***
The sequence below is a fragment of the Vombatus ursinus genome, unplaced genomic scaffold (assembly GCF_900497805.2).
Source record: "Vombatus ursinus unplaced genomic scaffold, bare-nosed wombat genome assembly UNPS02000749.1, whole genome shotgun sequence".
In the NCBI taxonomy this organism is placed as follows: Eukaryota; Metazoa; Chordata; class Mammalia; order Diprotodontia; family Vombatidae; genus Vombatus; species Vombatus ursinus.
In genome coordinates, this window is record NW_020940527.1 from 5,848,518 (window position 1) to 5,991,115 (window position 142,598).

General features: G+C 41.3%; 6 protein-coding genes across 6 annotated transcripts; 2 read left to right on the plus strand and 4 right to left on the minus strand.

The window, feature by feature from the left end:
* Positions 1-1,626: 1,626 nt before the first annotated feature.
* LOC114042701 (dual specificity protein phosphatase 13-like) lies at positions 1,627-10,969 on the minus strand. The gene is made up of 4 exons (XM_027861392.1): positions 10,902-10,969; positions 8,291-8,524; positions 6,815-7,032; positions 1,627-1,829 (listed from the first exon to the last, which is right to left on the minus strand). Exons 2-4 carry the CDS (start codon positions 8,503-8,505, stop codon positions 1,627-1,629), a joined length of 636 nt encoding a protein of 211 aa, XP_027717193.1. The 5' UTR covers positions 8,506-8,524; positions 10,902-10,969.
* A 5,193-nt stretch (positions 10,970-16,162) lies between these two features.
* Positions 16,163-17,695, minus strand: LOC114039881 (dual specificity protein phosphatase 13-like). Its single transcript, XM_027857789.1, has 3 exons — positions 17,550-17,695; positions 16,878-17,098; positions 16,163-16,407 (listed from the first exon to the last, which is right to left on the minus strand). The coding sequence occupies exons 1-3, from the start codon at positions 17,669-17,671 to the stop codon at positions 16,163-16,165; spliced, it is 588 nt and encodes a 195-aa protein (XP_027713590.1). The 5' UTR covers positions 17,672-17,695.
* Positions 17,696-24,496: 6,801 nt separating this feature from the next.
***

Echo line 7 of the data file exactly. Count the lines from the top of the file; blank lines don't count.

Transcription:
* Positions 1-1,626: 1,626 nt before the first annotated feature.